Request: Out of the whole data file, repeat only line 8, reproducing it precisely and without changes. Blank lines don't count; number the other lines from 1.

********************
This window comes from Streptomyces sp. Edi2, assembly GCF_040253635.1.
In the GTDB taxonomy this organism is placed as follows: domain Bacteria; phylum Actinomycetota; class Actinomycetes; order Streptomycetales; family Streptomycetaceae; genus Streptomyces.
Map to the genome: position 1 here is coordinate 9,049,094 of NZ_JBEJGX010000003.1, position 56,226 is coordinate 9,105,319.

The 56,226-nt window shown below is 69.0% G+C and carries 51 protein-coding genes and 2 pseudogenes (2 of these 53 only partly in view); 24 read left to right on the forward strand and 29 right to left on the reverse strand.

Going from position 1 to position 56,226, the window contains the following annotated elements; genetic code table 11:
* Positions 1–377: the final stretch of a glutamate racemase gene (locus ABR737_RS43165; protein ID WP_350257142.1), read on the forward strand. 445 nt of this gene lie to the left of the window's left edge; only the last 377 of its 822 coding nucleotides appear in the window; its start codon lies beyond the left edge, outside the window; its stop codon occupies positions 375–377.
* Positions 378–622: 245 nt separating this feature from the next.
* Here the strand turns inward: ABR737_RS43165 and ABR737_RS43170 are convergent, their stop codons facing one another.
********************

* Here the strand turns inward: ABR737_RS43165 and ABR737_RS43170 are convergent, their stop codons facing one another.